College of the Muscogee Nation


Last Updated: 8 years

College of the Muscogee Nation

Address: 1200 Highway Loop 56, P.O. Box 917, Okmulgee, OK 74447
(918) 549-2800

Location: Okmulgee, Oklahoma
Chartering Tribe: Muscogee Nation
President: Robert Bible
Land Grant College: No

Enrollment: 189 (Fall 2014)

Associate degree programs

  • Gaming
  • Native American Studies
  • Police Science
  • Tribal Services

Non-degree programs/Certificates

  • Gaming
  • Mvskoke Language Studies

The College of the Muscogee Nation (CMN) was created by an act of the Muscogee Nation Council. Located in Okmulgee, Oklahoma, the capital of the Muscogee (Creek) Nation, the college was organized to serve Muscogee Nation Tribal members and residents. Governance for the college is provided by a five-member board of regents of Muscogee citizens that meet monthly.

Currently, the college offers a variety of general education and Tribal-specific courses through a formal agreement with Oklahoma State University.

The College of the Muscogee Nation has been working with the Higher Learning Commission (HLC) in hopes of attaining full accreditation. A candidate since 2012, the college has made steady progress toward accreditation since it began the pre-application process eight years ago.

Established in 2004, CMN serves an average student body population of 200 students, a majority of which are Muscogee (Creek) citizens. The college is founded on the idea of preserving the past and cultivating futures for Native American students. Ninety percent of the college’s faculty and staff are American Indian, mostly citizens of the Muscogee Creek Nation.

Accordingly, CMN has incorporated Native culture and language into the design of its core values, curricula, strategic plan, and its campus environment. The college currently offers four associate’s degree programs, in tribal services, Native American studies, gaming, and police science.

The college began its journey down the road to accreditation 10 years ago. The process started in earnest in 2008, with HLC’s “initial accreditation” requirement, which consists of two parts. First, an applicant must pre-apply by submitting several documents to ensure that the institution is eligible for accreditation. Once that condition is satisfied, the applicant must demonstrate that it is able to meet the specific criteria for candidacy, as devised by HLC.

CMN overcame these hurdles, completing an extensive self-study that addressed HLC’s criteria for candidacy. Following a site visit and an appearance before HLC’s Institutional Actions Council, the commission’s board of trustees awarded CMN the status of “candidacy for accreditation” in November 2012.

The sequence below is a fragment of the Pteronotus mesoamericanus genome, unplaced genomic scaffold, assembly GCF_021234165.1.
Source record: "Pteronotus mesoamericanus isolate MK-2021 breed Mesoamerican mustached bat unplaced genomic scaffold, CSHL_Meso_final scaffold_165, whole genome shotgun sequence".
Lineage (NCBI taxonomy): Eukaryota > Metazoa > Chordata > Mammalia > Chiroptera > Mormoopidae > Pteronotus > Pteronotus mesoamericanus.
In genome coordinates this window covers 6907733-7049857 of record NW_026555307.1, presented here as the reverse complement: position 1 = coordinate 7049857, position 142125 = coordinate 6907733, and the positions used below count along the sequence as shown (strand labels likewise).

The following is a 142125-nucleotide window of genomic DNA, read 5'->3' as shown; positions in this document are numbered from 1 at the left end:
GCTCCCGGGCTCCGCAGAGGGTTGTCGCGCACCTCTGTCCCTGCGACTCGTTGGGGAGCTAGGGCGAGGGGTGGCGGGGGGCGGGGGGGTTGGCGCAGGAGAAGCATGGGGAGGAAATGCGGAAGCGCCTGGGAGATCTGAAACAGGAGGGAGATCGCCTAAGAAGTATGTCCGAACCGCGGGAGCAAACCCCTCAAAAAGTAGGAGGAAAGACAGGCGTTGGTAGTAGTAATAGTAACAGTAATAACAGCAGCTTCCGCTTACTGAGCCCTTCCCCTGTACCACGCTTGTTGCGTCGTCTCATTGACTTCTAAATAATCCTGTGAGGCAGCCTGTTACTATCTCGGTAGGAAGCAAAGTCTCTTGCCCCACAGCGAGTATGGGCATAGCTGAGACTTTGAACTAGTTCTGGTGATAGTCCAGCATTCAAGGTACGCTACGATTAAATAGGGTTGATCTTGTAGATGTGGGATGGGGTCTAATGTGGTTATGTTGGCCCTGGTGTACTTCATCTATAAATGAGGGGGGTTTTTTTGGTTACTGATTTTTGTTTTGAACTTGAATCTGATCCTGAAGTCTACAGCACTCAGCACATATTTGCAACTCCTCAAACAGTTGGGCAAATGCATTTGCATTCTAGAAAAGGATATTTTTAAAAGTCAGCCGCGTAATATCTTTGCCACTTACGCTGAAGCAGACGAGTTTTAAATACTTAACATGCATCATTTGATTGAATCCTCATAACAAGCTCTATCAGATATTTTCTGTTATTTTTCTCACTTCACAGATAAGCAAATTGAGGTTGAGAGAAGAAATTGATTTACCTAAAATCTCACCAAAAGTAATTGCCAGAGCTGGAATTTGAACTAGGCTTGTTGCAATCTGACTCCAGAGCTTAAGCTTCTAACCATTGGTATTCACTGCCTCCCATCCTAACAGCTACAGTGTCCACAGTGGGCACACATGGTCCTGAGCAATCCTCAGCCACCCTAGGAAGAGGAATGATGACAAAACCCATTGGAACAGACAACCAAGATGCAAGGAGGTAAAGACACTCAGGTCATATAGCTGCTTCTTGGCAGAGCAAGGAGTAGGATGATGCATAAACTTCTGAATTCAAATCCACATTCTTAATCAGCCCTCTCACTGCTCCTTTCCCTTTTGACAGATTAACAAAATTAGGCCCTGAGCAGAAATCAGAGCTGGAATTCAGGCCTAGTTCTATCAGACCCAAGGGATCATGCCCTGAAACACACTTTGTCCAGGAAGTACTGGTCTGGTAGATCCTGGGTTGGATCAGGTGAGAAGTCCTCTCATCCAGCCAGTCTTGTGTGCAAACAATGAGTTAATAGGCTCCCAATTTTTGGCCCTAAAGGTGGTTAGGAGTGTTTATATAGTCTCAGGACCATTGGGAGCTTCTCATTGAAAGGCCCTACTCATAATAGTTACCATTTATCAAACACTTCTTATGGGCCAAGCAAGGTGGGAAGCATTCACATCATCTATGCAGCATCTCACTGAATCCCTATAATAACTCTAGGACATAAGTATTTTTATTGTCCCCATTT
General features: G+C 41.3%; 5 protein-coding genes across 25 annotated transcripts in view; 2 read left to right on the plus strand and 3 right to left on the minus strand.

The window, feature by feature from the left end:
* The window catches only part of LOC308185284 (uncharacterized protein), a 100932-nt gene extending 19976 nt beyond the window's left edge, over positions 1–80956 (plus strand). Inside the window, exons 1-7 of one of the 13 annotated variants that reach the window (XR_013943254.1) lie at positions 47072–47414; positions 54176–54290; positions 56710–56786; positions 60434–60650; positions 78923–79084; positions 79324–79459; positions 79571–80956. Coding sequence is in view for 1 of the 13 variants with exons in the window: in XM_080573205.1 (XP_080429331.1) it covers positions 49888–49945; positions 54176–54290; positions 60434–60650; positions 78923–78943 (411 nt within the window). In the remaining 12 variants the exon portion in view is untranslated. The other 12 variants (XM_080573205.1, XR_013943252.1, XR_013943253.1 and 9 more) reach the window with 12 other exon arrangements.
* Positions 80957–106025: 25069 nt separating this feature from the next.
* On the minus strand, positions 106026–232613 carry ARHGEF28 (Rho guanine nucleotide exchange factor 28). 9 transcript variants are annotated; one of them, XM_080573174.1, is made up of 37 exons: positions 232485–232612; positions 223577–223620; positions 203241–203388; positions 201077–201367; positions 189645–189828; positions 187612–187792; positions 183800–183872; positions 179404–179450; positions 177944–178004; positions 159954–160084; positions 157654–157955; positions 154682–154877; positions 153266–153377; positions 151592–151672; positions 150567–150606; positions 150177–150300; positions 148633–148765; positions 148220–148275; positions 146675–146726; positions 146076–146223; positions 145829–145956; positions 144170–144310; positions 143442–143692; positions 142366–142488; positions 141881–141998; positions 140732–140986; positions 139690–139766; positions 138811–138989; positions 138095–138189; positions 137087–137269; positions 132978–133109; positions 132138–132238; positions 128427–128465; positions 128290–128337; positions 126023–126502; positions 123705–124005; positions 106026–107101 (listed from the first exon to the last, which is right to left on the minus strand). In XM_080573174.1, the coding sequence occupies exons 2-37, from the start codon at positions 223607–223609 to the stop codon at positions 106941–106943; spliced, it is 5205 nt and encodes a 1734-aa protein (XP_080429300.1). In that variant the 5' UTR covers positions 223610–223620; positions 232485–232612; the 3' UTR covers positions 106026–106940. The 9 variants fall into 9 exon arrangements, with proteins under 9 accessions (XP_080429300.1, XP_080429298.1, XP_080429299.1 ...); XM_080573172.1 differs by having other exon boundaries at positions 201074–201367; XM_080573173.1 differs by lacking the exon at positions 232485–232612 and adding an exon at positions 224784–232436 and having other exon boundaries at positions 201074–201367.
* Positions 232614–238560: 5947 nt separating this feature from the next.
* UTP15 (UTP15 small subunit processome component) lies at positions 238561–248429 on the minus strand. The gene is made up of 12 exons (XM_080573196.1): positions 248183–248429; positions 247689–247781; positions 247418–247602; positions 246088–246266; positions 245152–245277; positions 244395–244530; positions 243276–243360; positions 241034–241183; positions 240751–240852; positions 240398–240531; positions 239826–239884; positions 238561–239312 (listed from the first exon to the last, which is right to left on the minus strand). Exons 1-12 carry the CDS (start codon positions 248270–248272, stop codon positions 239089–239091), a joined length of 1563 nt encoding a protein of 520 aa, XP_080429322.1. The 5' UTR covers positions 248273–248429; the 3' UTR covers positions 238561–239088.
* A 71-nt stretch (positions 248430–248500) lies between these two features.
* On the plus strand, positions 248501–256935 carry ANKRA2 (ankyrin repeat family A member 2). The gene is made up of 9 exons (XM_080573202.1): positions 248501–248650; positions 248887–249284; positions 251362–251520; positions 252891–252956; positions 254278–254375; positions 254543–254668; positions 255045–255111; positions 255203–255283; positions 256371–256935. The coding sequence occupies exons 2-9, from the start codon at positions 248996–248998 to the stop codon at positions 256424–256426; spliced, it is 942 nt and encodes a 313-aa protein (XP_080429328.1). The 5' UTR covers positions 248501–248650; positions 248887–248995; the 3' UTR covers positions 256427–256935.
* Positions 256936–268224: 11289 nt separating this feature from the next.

Next came the “candidacy” phase— a four-year time period when institutions are expected to maintain HLC’s candidacy criteria and progress towards the fulfillment of the commission’s full accreditation criteria. During that time, CMN earned regular membership with the American Indian Higher Education Consortium and became eligible to receive funding from the U.S. Department of Education Title IV financial aid and from the American Indian College Fund.

In 2013, CMN began working on another self-study, which seeks to meet HLC’s candidacy criteria, as well as federal compliance requirements. The college has worked to demonstrate its efforts to implement a plan for the assessment of teaching and learning outcomes and to update its strategic plan.

While seeking to satisfy HLC’s requirements, the college’s academic affairs office has worked diligently to create a framework for an assessment plan that incorporates Muscogee cultural values. The result is an extensive report entitled “Preserving the Vision of Our Ancestors: An Educational Legacy,” which outlines the college’s core values of vrakkueckv (respect), fvtcetv (integrity), mecvlke (responsibility), eyasketv (humility), and hoporenkv (wisdom), and acknowledges the importance of the Muscogee language.

An HLC site review team evaluated the CMN campus in 2014. The college will again interview with HLC’s Institutional Actions Council in Chicago. The council will then make a recommendation to HLC’s board of trustees who, in turn, will make a final determination on the college’s status of “initial accreditation.”